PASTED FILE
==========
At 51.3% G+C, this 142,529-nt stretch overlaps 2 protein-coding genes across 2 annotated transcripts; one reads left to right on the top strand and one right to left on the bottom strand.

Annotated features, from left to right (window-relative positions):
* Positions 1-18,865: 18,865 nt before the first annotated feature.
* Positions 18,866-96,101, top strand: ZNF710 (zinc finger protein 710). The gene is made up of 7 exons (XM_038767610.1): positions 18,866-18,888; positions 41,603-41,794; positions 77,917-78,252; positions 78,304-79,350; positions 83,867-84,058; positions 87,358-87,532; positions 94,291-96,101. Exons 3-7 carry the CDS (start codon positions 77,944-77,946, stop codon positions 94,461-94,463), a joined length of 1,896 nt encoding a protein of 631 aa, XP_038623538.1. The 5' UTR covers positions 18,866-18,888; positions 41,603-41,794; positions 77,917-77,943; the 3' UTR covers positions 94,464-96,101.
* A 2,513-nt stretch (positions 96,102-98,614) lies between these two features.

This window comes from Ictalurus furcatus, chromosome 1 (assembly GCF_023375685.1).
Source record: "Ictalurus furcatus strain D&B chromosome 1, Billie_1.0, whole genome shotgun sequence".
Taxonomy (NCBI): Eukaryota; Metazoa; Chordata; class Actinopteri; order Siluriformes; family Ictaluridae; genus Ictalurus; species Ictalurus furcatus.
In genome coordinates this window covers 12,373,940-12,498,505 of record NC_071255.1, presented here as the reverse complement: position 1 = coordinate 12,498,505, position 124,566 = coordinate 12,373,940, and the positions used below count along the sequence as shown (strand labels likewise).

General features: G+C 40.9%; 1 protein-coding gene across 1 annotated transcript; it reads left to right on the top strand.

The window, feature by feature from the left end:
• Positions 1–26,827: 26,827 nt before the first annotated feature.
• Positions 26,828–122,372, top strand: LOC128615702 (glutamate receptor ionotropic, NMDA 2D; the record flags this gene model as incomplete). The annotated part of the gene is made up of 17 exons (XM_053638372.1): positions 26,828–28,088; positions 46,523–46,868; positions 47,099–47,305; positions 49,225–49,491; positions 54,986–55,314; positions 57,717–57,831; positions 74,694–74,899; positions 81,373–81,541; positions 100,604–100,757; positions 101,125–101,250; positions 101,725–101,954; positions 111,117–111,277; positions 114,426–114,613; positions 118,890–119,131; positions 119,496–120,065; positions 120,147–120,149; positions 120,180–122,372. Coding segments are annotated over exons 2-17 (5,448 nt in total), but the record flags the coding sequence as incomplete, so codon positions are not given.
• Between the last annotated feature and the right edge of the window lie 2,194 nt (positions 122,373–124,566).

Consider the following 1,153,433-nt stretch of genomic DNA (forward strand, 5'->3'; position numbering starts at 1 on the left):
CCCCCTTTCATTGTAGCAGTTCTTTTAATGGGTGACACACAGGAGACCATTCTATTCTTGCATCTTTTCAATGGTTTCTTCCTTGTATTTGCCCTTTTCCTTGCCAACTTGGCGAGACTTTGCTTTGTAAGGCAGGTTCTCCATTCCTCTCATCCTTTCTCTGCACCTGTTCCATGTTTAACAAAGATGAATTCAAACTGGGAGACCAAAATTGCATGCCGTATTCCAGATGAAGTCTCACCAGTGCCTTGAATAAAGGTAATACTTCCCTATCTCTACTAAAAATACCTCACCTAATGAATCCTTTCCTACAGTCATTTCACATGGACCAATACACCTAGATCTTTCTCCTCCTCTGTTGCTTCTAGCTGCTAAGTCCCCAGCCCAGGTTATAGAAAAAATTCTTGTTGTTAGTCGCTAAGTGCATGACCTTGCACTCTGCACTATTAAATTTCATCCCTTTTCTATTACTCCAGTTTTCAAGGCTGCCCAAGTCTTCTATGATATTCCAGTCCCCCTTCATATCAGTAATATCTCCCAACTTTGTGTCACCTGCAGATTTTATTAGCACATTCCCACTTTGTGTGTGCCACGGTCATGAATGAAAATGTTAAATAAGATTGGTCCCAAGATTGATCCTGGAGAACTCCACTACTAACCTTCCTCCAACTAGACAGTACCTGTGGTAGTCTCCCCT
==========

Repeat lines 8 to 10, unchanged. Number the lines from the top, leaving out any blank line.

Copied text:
Taxonomy (NCBI): Eukaryota; Metazoa; Chordata; class Actinopteri; order Siluriformes; family Ictaluridae; genus Ictalurus; species Ictalurus furcatus.
In genome coordinates this window covers 12,373,940-12,498,505 of record NC_071255.1, presented here as the reverse complement: position 1 = coordinate 12,498,505, position 124,566 = coordinate 12,373,940, and the positions used below count along the sequence as shown (strand labels likewise).

General features: G+C 40.9%; 1 protein-coding gene across 1 annotated transcript; it reads left to right on the top strand.